OLYMPIA — There were tears, smiles and — thanks to a logger named Quinn Nations — a touch of politics Wednesday as Darrington, Oso, Arlington and the Sauk-Suiattle tribe received the state Medal of Valor for selfless and heroic actions in response to the deadly Oso mudslide.
Washington Supreme Court Chief Justice Barbara Madsen presented the awards to representatives of the communities during a joint session of the state House and Senate.
The awards were accepted by Fire Chief Willy Harper on behalf of the town of Oso, Nations on behalf of the town of Darrington, high school student Brantly Stupey for the city of Arlington and volunteer firefighter Kevin Lenon for the Sauk-Suiattle Indian Tribe.
Nations was among loggers who went into the mud to rescue victims in the initial hours after the March 22, 2014, slide near Oso, despite danger and warnings by law enforcement officers.
In accepting the award, he hinted at their defiant mood with a quote from longtime resident Steve Skaglund.
“Look what the American people can do if you just untie their hands,” Nations said, inciting a roar from Republicans, Democrats and his family, friends and neighbors in the gallery. “Chew on that one for a little bit.”
Afterward, Nations elaborated only slightly on what seemed to be a reference to frustration some residents felt at being barred from helping in the first hours and days after the mudslide.
“What better statement could be made to express the feelings?” he said. “Small people are capable of great things if they get mad enough.”
Wednesday’s ceremony lasted less than an hour and featured brief comments from each of the four.
Brantly is a 14-year-old freshman at Arlington High School. A year ago he attended Post Middle School, which is where the Red Cross set up an emergency shelter. Brantly was among students who worked tirelessly to round up donations and assist the operation. He also invited Gov. Jay Inslee to the school to speak, and the governor did visit.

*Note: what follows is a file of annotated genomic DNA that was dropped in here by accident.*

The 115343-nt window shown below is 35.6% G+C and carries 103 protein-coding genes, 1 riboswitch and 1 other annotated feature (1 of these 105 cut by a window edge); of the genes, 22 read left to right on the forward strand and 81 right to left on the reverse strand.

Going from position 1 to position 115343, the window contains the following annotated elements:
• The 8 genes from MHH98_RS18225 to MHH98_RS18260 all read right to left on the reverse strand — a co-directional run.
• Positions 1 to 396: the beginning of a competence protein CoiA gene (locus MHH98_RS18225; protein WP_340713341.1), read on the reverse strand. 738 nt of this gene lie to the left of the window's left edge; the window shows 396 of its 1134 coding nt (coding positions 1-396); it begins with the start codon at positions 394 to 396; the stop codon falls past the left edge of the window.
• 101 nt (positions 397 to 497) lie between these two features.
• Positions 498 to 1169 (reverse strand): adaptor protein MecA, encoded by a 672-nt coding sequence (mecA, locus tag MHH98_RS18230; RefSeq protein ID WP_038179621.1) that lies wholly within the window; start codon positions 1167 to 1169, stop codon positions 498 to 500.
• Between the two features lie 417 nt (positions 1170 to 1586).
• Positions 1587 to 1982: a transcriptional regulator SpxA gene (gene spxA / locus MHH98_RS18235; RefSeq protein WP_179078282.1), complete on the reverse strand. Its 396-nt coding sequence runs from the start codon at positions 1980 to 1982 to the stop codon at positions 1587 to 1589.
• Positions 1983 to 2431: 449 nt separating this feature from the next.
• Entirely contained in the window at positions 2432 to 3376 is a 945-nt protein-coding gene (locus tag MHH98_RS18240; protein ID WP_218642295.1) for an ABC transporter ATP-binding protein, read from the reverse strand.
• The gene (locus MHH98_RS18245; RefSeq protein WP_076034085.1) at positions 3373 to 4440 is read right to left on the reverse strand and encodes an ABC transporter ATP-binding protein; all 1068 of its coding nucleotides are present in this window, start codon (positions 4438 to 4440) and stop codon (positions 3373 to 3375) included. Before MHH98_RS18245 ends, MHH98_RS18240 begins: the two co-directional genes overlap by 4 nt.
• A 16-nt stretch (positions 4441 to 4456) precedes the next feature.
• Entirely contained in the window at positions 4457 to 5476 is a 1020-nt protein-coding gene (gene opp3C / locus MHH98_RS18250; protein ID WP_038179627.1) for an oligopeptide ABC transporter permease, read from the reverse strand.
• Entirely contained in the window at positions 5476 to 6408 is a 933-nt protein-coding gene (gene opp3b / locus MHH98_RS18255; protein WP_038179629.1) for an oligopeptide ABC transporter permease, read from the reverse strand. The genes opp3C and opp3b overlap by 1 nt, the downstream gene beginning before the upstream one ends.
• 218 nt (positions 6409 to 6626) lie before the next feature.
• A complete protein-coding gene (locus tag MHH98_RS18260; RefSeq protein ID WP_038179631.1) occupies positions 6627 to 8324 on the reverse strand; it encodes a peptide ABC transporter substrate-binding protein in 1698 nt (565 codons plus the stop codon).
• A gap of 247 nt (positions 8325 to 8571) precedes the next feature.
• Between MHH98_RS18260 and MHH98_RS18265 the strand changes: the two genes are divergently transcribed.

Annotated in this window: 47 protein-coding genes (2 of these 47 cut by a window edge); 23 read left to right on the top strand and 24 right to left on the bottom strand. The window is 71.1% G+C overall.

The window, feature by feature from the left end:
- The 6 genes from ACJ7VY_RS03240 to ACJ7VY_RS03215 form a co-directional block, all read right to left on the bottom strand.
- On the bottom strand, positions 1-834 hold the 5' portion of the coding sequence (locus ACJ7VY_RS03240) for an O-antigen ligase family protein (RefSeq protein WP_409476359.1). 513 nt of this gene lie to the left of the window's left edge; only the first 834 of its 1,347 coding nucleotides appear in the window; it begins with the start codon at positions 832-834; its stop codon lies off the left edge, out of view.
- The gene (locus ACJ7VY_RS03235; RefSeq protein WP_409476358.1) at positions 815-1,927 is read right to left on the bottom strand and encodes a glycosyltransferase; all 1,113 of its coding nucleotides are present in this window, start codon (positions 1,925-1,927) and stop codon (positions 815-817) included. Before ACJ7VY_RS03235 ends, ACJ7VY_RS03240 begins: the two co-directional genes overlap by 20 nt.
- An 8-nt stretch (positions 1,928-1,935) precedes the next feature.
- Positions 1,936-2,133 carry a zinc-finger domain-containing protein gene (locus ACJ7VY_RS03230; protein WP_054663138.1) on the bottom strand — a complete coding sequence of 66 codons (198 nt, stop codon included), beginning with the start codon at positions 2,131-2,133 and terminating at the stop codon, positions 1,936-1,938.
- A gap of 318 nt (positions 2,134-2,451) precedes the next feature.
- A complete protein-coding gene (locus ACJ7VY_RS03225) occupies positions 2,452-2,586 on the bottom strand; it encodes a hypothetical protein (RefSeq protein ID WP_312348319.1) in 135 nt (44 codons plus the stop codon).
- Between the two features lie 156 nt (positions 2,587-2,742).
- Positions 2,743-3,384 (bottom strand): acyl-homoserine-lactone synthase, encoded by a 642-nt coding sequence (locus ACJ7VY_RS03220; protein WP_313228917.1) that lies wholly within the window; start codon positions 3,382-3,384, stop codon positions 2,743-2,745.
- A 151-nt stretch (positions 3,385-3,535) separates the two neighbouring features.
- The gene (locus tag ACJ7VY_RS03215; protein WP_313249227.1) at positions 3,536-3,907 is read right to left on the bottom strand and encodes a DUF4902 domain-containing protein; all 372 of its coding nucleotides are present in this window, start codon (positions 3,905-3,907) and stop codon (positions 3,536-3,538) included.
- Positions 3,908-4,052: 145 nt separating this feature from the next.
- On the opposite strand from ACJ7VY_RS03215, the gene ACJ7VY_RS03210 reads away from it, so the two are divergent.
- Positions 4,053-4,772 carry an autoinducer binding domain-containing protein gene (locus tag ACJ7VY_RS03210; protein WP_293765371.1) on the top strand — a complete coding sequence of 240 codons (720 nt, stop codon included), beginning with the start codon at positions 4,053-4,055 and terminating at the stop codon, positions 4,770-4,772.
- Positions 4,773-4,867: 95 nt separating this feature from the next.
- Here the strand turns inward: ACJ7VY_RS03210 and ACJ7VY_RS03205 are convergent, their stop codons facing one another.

“It is through this great tragedy, like all great tragedies, that challenge the human spirit,” Brantly said in his remarks. “Such a thing brings out the best in all of us. For this reason, and through the strength, resiliency and love of our community, we have remained undaunted. The battle for healing is ongoing, but through continued unity, in time all will heal.”
As he spoke, Post Middle School Principal Voni Walker watched from the gallery as Brantly held the attention of lawmakers and guests.
“I think more than anything I felt pride in our youth,” she said. “They really represent Arlington and they are our future.”
Harper, one of the first emergency responders at the scene, told lawmakers that a long recovery is still ahead “but we wouldn’t be where we are at today without all the community members who stepped up.”
Lenon, vice chairman of the Sauk-Suiattle tribal council, is a volunteer firefighter with the Darrington Fire Department. He was on the scene the first day and, much like Nations, spent hours in the mud alongside others, searching for survivors in spite of threats to their safety.
“We dedicate this honor you have bestowed on us to the lives lost, to those who worked diligently to save lives and to those who recovered the ones who suffered death,” Lenon said. The tribe is committed, he said, to building a “healthy, human spirit” in the Stillaguamish Valley.
The Medal of Valor is one of the highest civilian honors awarded by the state. Since its establishment in 2000, it has only been given to eight people, the last in 2007.
Wednesday marked the first time it went to communities and a tribe. It took a new law to do so. Until this year only individuals could receive the award.
Sen. Kirk Pearson, R-Monroe, and state Reps. Dan Kristiansen, R-Snohomish, and Elizabeth Scott, R-Monroe, nominated the communities and shepherded the bill to passage.
“It’s emotional,” Pearson said. “You can’t help but think about last year. It’s great to bring the communities together and show how strong and resilient they are.”
Kristiansen said the ceremony was an opportunity to remember residents’ “amazing acts of valor … and amazing acts of love.”
While it was a joyful moment, he said of the event, “it was a very difficult moment.”
Also Wednesday, the governor presented the Medal of Merit to Gretchen Schodde and posthumously to Billy Frank Jr.
Frank, who died in May, was honored for his work as a Nisqually tribal leader and for his dedication to the plight of Northwest salmon, the environment and peace among diverse cultures. Frank’s sons, Willie and Tobin Frank, accepted the medal on his behalf.
Schodde, a resident of Union in Mason County, received the award for her work as founder of Harmony Hill Retreat Center. The center in Union offers a range of support for individuals and families affected by a cancer diagnosis.
Jerry Cornfield: 360-352-8623; firstname.lastname@example.org.